上一年參加澳門區DFC（Design for change）頒獎禮，看見了倒立先生(黄明正）的表演及演講被感動了，向著夢想努力的實現，以雜技賣藝把這個夢傳開，人傳人互相的影響著，夢從來都沒有完，只是實現的開始，我們要勇敢的面對自己，誠實的生活。一出生我們就能哭能吃奶，大一點可以手舞足蹈、拱橋及倒立……再大一點就能牙牙語，手拿筆自然能畫能貼，這些我們不需要教，是隨著身體的成長自然會懂的事，為何大了變得都不會了？倒立先生自小就發現自己能翻滾及倒立，18歲畢業後當過業務員，再考進台北藝術大學戲劇系，27歲那年他決定不要辜負心中那個始終佇立，不曾離開的小男孩，沒有舞台，可以到街上表演，以及到全世界自拍倒立。
In an exhibition, we tend to be conditioned by the theme and to defy this, originally I did not intend to give this exhibition a title. When invited artists asked me about the theme, I would only gave them a hint, thinking that it would be best if everybody could just do whatever he/she likes. However, at last a title must be found and it turned out to be "We Were Born This Way", as a result from a conversation and exchange I had with Veronique Wong. My good friends then said, “Isn’t that your pet phrase?”
Indeed we don’t have to define ourselves and just as a kid with a pure heart and without any motive, we can do whatever we like. In my recollections of childhood into adulthood, what impresses me most is art and craft. I am not sure if others love it as I do, because I really enjoyed the whole process of making handicrafts and would finish it wholeheartedly. While we are growing up, one may have too many doubts and very few answers. Being a girl slow in refuting, I had no choice but to become a common student who never voiced out.
Last year in the Macao DFC (Design for Change) award ceremony, I was moved by the performance and speech by Ming Cheng Huang, aka ‘Mr. Candle’, a Taiwanese circus/acrobatic artist and dancer. He started to pursue and try to realize his dream, travelling across Taiwan doing handstands and circus treats as a busker, to share his dream as well as the persevering spirit. The dream lives on, as it starts to be realized. We have to face our true self bravely, and live honestly. Think about these: when we were born, we already know how to cry and suck milk; as we grow a bit, we can fling our arms, dance, make back arch, do handstands; and more older, we start to babble, hold pens and draw and make collage naturally. Nobody teaches us and we just can do all these out of instinct as we grow up. Why have we lost such abilities when we step into adulthood? Mr. Candle discovered his own ability while doing rolls and handstands at a very young age. He became a salesperson at 18 upon completing high school, before he was admitted to the Department of Theatre Arts, Taipei National University of the Arts. At 27 he decided that he should not forsake the little boy who has been always standing, lingering in his mind, and that he could perform in the street, his ever present stage, taking photos of himself doing handstands in special spots across the world.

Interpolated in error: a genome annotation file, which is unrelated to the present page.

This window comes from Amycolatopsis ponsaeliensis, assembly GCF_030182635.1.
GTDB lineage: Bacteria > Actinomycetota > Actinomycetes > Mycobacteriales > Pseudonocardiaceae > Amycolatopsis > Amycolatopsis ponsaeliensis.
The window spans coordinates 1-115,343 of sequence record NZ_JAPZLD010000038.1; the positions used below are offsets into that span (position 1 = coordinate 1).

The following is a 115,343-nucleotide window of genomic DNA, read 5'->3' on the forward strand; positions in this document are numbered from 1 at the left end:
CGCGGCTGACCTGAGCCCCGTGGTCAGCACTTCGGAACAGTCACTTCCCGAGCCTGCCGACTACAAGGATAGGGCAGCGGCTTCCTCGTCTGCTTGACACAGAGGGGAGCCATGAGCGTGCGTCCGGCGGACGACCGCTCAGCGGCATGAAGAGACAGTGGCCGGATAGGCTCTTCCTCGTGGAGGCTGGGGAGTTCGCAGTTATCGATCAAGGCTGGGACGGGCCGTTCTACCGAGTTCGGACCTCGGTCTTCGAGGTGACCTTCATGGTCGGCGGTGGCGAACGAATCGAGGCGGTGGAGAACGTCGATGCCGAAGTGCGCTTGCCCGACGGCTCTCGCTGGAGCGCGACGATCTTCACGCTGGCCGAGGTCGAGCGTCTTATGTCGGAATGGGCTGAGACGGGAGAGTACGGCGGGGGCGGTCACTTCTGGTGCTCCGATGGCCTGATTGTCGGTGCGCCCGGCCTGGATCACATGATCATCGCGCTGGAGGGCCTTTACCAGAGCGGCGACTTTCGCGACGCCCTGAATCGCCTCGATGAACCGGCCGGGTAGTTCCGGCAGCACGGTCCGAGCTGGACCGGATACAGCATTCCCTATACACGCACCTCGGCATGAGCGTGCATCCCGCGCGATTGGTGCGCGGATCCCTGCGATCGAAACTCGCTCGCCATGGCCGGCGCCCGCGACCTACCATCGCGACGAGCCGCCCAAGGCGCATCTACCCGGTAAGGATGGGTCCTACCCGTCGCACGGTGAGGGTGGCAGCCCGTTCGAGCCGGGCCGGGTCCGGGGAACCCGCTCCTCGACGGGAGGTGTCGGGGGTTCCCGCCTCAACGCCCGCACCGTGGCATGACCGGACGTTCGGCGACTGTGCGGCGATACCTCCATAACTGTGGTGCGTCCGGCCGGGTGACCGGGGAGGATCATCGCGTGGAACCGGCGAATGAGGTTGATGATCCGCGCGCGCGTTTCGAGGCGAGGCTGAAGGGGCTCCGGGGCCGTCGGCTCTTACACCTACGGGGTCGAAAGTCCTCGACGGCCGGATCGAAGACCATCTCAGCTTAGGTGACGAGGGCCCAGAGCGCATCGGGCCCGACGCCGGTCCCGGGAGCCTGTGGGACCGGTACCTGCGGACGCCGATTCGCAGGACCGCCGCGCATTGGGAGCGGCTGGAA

I first saw Sandy Leong Sin U’s work on 2/F, Ox Warehouse. It’s the impromptu -painting that she drew with a pencil right on the spot, depicting a bedtime story. Her work was subtle, filled with girlish fantasies. Sandy loves writing and drawing. After the exhibition, she published a picture book Macao Story: Mong-ha 1849, combining childhood memories, Macao themes and carrousel in a tale. In this exhibition, she used the diary format, a more intimate approach, to fuse text and images. The resulting works are sensitive, full of sentimentality, living in her own world and yet refreshingly surprising. I can always see a bit of myself in her works, though there’s difference (between me and her protagonists).
I got to know Chi Vai Un on Facebook, where friends would often ‘like’ or share his illustrations, which he presented in humorous or sarcastic ways. Some can trigger a smile, a few are thought-provoking and others are inspiring. Later on he made them into postcards and launched the ‘Bingo’ Warm Up Our City activity, in an attempt to pass direct messages to people. This time his Stubborn and Unreasonable series featured here fully reveals children’s inner voices. Upon becoming an adult, Chi Vai wishes to tear down his grown-up mask and show his childlike bravery. How about you?